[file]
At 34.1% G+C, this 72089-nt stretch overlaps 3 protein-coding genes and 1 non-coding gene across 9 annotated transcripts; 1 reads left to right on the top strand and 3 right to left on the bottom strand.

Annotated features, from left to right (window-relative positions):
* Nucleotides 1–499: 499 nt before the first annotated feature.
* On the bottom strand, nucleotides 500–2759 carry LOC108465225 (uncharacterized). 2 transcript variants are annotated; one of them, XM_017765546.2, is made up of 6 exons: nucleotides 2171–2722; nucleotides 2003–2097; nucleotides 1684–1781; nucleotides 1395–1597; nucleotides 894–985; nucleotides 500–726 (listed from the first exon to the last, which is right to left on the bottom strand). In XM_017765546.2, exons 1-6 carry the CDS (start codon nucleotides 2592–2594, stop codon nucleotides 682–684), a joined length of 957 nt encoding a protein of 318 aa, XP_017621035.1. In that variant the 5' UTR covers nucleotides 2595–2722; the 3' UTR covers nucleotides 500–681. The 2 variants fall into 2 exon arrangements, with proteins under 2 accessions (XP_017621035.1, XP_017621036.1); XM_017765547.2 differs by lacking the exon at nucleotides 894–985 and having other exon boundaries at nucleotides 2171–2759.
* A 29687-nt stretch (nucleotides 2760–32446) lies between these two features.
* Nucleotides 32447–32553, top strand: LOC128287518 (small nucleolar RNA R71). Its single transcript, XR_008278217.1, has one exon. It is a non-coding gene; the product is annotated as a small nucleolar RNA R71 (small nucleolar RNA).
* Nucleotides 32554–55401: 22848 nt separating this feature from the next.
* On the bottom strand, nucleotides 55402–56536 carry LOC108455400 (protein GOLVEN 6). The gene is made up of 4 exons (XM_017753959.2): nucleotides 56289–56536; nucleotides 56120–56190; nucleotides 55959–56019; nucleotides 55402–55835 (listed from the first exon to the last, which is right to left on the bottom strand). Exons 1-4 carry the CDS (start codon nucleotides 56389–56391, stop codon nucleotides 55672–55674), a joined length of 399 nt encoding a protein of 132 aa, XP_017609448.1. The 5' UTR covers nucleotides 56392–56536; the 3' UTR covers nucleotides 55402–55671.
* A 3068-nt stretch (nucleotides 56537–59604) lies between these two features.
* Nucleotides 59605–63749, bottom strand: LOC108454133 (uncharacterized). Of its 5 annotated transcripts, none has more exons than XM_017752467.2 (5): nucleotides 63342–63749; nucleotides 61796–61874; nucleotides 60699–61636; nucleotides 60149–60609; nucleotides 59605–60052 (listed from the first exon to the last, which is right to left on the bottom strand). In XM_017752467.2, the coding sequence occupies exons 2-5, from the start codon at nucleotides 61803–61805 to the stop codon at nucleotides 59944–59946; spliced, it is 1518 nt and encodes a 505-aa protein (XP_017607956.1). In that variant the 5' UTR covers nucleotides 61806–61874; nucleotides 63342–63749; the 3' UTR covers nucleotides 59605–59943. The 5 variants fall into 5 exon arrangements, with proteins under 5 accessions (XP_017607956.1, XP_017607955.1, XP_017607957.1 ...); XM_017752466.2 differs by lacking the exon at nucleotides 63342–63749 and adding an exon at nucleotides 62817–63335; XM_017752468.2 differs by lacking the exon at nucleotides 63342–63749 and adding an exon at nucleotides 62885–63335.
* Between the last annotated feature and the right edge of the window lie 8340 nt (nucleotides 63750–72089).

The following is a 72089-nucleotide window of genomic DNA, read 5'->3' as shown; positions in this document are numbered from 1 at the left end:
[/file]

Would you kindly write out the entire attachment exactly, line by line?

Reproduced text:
At 34.1% G+C, this 72089-nt stretch overlaps 3 protein-coding genes and 1 non-coding gene across 9 annotated transcripts; 1 reads left to right on the top strand and 3 right to left on the bottom strand.

Annotated features, from left to right (window-relative positions):
* Nucleotides 1–499: 499 nt before the first annotated feature.
* On the bottom strand, nucleotides 500–2759 carry LOC108465225 (uncharacterized). 2 transcript variants are annotated; one of them, XM_017765546.2, is made up of 6 exons: nucleotides 2171–2722; nucleotides 2003–2097; nucleotides 1684–1781; nucleotides 1395–1597; nucleotides 894–985; nucleotides 500–726 (listed from the first exon to the last, which is right to left on the bottom strand). In XM_017765546.2, exons 1-6 carry the CDS (start codon nucleotides 2592–2594, stop codon nucleotides 682–684), a joined length of 957 nt encoding a protein of 318 aa, XP_017621035.1. In that variant the 5' UTR covers nucleotides 2595–2722; the 3' UTR covers nucleotides 500–681. The 2 variants fall into 2 exon arrangements, with proteins under 2 accessions (XP_017621035.1, XP_017621036.1); XM_017765547.2 differs by lacking the exon at nucleotides 894–985 and having other exon boundaries at nucleotides 2171–2759.
* A 29687-nt stretch (nucleotides 2760–32446) lies between these two features.
* Nucleotides 32447–32553, top strand: LOC128287518 (small nucleolar RNA R71). Its single transcript, XR_008278217.1, has one exon. It is a non-coding gene; the product is annotated as a small nucleolar RNA R71 (small nucleolar RNA).
* Nucleotides 32554–55401: 22848 nt separating this feature from the next.
* On the bottom strand, nucleotides 55402–56536 carry LOC108455400 (protein GOLVEN 6). The gene is made up of 4 exons (XM_017753959.2): nucleotides 56289–56536; nucleotides 56120–56190; nucleotides 55959–56019; nucleotides 55402–55835 (listed from the first exon to the last, which is right to left on the bottom strand). Exons 1-4 carry the CDS (start codon nucleotides 56389–56391, stop codon nucleotides 55672–55674), a joined length of 399 nt encoding a protein of 132 aa, XP_017609448.1. The 5' UTR covers nucleotides 56392–56536; the 3' UTR covers nucleotides 55402–55671.
* A 3068-nt stretch (nucleotides 56537–59604) lies between these two features.
* Nucleotides 59605–63749, bottom strand: LOC108454133 (uncharacterized). Of its 5 annotated transcripts, none has more exons than XM_017752467.2 (5): nucleotides 63342–63749; nucleotides 61796–61874; nucleotides 60699–61636; nucleotides 60149–60609; nucleotides 59605–60052 (listed from the first exon to the last, which is right to left on the bottom strand). In XM_017752467.2, the coding sequence occupies exons 2-5, from the start codon at nucleotides 61803–61805 to the stop codon at nucleotides 59944–59946; spliced, it is 1518 nt and encodes a 505-aa protein (XP_017607956.1). In that variant the 5' UTR covers nucleotides 61806–61874; nucleotides 63342–63749; the 3' UTR covers nucleotides 59605–59943. The 5 variants fall into 5 exon arrangements, with proteins under 5 accessions (XP_017607956.1, XP_017607955.1, XP_017607957.1 ...); XM_017752466.2 differs by lacking the exon at nucleotides 63342–63749 and adding an exon at nucleotides 62817–63335; XM_017752468.2 differs by lacking the exon at nucleotides 63342–63749 and adding an exon at nucleotides 62885–63335.
* Between the last annotated feature and the right edge of the window lie 8340 nt (nucleotides 63750–72089).

The following is a 72089-nucleotide window of genomic DNA, read 5'->3' as shown; positions in this document are numbered from 1 at the left end: